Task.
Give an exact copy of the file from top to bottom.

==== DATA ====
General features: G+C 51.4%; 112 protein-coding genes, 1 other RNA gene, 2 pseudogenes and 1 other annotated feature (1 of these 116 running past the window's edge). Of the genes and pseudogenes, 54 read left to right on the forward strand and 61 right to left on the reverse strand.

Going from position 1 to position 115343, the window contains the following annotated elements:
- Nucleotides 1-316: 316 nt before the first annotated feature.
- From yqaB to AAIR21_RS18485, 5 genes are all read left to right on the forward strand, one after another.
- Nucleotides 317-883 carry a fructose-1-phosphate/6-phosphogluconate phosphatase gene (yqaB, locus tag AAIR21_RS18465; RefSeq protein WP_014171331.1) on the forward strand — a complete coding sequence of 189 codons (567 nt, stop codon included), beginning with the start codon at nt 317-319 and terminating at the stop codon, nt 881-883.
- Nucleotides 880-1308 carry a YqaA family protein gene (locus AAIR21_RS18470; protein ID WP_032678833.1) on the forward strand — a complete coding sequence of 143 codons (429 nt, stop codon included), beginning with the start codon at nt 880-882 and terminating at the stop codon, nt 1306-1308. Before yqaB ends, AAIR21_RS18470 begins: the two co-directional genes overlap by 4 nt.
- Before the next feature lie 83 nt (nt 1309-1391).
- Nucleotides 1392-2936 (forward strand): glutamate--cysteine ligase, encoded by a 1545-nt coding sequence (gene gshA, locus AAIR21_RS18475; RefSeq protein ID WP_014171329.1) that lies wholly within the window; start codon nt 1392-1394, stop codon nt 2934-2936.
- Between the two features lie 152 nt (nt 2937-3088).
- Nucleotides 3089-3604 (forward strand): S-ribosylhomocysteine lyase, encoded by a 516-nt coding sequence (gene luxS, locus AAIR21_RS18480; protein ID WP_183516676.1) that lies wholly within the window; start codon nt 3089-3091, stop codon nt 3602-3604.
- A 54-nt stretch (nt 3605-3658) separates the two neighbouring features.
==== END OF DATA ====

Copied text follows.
General features: G+C 51.4%; 112 protein-coding genes, 1 other RNA gene, 2 pseudogenes and 1 other annotated feature (1 of these 116 running past the window's edge). Of the genes and pseudogenes, 54 read left to right on the forward strand and 61 right to left on the reverse strand.

Going from position 1 to position 115343, the window contains the following annotated elements:
- Nucleotides 1-316: 316 nt before the first annotated feature.
- From yqaB to AAIR21_RS18485, 5 genes are all read left to right on the forward strand, one after another.
- Nucleotides 317-883 carry a fructose-1-phosphate/6-phosphogluconate phosphatase gene (yqaB, locus tag AAIR21_RS18465; RefSeq protein WP_014171331.1) on the forward strand — a complete coding sequence of 189 codons (567 nt, stop codon included), beginning with the start codon at nt 317-319 and terminating at the stop codon, nt 881-883.
- Nucleotides 880-1308 carry a YqaA family protein gene (locus AAIR21_RS18470; protein ID WP_032678833.1) on the forward strand — a complete coding sequence of 143 codons (429 nt, stop codon included), beginning with the start codon at nt 880-882 and terminating at the stop codon, nt 1306-1308. Before yqaB ends, AAIR21_RS18470 begins: the two co-directional genes overlap by 4 nt.
- Before the next feature lie 83 nt (nt 1309-1391).
- Nucleotides 1392-2936 (forward strand): glutamate--cysteine ligase, encoded by a 1545-nt coding sequence (gene gshA, locus AAIR21_RS18475; RefSeq protein ID WP_014171329.1) that lies wholly within the window; start codon nt 1392-1394, stop codon nt 2934-2936.
- Between the two features lie 152 nt (nt 2937-3088).
- Nucleotides 3089-3604 (forward strand): S-ribosylhomocysteine lyase, encoded by a 516-nt coding sequence (gene luxS, locus AAIR21_RS18480; protein ID WP_183516676.1) that lies wholly within the window; start codon nt 3089-3091, stop codon nt 3602-3604.
- A 54-nt stretch (nt 3605-3658) separates the two neighbouring features.